Gallery: LOT-EK Wins AIA New York Chapter’s Design Award 2011 for APAP ...

 
We are pleased to announce that one of our favorite archictecture firms, LOT-EK, has just won the New York AIA Chapter Honors Award for their APAP OpenSchool in Korea. The school which was inaugurated in the summer of 2010 is an art school featuring an open-air covered amphitheater, studios and exhibition space. Positioned over the popular Hawoon Park pedestrian walkway, along the Anyang River, the school is a welcome addition blending boldly with the tranquil surroundings and creating a salient burst of color set against a backdrop of monotone edifices. The criteria used by the AIA jury included design quality, program resolution, innovation, thoughtfulness and technique. There were 433 entries in four categories, including 184 submissions in the architecture category alone.

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5 Comments

  1. Container John October 26, 2010 at 6:37 am
  2. Steven Holl Unveils Lig... September 20, 2010 at 7:44 pm

    […] 121,094 sq ft art school building will house studio and project spaces, a lecture hall, seminar rooms, a café, and exhibition and […]

  3. Foster + Partners Unvei... August 20, 2010 at 2:14 pm

    […] modern art),concert halls, and a 15,000-seat arena with an expo centre below. It will also feature arts education facilities, apartments, offices, shops, and a 2 kilometer waterfront promenade with brilliant views of the […]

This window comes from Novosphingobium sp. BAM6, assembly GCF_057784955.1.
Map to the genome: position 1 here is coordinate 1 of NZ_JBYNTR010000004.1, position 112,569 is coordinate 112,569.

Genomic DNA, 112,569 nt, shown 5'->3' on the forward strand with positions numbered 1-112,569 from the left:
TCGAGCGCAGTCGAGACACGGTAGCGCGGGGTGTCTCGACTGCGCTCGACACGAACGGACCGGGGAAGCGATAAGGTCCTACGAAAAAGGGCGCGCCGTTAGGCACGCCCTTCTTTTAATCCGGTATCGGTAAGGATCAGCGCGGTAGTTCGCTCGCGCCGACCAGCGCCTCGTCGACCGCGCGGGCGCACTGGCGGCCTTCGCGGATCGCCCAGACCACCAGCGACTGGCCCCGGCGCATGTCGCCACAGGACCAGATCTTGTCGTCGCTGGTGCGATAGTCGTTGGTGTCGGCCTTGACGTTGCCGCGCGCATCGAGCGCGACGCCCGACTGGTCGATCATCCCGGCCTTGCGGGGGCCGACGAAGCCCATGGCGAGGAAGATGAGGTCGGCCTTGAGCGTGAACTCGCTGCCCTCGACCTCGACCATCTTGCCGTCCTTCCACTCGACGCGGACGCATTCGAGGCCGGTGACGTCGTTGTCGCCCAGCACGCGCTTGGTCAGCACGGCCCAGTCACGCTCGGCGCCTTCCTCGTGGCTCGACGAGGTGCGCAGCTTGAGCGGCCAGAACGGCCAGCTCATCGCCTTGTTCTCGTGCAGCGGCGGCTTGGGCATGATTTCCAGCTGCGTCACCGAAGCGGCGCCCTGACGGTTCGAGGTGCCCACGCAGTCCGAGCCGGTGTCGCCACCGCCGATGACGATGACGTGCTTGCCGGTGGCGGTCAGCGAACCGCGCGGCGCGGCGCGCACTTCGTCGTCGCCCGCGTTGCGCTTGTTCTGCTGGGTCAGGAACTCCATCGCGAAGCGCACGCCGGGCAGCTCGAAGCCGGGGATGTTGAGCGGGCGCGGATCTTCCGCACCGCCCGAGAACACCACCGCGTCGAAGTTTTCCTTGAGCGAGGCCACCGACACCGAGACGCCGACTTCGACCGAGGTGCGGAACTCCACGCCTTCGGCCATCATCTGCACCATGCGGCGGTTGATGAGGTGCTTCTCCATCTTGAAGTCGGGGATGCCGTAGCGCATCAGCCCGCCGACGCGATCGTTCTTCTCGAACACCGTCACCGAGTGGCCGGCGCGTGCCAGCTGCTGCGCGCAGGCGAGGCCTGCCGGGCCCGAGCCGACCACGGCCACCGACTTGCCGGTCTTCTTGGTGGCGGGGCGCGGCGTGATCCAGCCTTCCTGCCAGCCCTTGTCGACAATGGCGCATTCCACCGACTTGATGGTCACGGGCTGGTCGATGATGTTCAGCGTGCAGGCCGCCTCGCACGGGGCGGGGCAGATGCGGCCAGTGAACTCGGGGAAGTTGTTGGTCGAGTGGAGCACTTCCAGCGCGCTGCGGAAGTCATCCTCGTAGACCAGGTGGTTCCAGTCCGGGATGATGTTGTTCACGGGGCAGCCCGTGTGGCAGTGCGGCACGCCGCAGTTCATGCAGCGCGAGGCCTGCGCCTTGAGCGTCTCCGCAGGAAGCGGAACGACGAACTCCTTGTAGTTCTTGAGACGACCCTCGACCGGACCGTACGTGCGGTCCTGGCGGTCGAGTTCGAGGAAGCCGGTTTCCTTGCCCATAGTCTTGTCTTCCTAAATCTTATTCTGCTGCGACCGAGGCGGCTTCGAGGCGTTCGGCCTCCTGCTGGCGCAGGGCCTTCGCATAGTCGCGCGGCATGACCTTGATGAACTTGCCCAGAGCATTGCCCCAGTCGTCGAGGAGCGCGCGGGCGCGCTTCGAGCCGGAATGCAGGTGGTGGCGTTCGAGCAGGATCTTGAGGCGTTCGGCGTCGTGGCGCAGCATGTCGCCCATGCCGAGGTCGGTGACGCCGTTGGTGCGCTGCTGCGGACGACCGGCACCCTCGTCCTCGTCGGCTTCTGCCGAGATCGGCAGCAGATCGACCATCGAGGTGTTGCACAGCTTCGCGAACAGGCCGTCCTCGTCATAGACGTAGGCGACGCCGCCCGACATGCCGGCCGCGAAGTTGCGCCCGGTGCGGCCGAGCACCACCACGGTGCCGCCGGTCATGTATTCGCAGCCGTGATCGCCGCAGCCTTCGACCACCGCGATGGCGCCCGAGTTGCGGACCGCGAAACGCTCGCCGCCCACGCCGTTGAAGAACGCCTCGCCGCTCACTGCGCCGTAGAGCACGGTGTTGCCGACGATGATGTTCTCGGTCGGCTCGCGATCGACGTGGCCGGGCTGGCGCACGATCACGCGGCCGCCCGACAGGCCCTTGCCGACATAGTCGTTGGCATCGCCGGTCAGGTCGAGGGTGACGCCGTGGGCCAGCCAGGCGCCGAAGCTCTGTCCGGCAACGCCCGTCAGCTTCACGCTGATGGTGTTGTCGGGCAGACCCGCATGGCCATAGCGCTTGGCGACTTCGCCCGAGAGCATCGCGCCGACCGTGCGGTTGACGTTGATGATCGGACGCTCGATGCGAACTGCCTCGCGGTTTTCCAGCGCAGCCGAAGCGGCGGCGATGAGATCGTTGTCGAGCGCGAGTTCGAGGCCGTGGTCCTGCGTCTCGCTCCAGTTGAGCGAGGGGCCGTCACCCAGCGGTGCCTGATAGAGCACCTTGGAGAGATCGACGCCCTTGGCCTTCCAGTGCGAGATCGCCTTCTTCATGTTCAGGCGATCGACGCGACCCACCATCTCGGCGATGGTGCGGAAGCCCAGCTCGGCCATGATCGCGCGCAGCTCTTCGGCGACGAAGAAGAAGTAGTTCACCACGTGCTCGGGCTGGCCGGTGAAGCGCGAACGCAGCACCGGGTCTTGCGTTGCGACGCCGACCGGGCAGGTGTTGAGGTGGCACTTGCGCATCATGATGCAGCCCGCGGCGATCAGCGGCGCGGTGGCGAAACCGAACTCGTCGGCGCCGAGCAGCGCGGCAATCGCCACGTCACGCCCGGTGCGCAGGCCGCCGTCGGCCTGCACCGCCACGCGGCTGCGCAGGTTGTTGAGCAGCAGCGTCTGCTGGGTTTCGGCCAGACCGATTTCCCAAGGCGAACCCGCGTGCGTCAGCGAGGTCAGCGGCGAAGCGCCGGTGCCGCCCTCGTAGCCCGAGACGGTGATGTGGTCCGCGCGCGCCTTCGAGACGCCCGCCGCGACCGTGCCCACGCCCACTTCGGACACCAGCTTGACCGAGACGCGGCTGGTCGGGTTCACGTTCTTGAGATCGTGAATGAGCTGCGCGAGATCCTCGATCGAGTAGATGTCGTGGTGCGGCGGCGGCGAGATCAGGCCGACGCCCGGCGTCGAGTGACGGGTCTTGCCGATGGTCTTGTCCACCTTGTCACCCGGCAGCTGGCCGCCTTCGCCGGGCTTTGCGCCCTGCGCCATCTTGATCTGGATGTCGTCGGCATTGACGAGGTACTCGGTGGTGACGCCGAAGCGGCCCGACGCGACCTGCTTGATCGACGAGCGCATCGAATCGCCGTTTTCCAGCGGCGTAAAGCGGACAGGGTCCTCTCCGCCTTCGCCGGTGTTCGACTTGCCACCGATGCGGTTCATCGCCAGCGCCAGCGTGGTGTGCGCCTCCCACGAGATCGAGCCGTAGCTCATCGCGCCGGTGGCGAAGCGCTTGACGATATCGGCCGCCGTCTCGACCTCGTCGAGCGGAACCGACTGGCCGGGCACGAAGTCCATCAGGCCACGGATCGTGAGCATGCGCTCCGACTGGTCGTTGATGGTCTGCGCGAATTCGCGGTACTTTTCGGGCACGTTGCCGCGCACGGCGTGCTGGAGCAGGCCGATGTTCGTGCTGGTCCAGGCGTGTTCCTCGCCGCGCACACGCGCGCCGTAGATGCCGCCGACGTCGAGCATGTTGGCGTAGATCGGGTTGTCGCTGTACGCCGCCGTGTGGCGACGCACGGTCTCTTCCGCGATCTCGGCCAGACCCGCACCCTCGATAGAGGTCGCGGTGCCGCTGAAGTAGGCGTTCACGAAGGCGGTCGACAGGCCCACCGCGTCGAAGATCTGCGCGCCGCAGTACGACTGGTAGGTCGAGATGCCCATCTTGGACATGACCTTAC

4. tulanarchy July 30, 2010 at 11:46 am

    logicarch, I disagree with your observations. With the exception of three support beams, one of which is an admittedly beefy braced frame, this thing is all shipping container.

    I do have one complaint, however: if the title of the article is accurate, shouldn’t we be seeing photographs of the finished building? This looks far from open; they are in the early to mid stages of construction from the visual evidence.

    Cool project, though.

  5. logicarch July 30, 2010 at 10:47 am

    A exciting aesthetic, but it looks like there is little left of the original containers. It seems like the shipping container recycling is more rhetoric than reality in this project.

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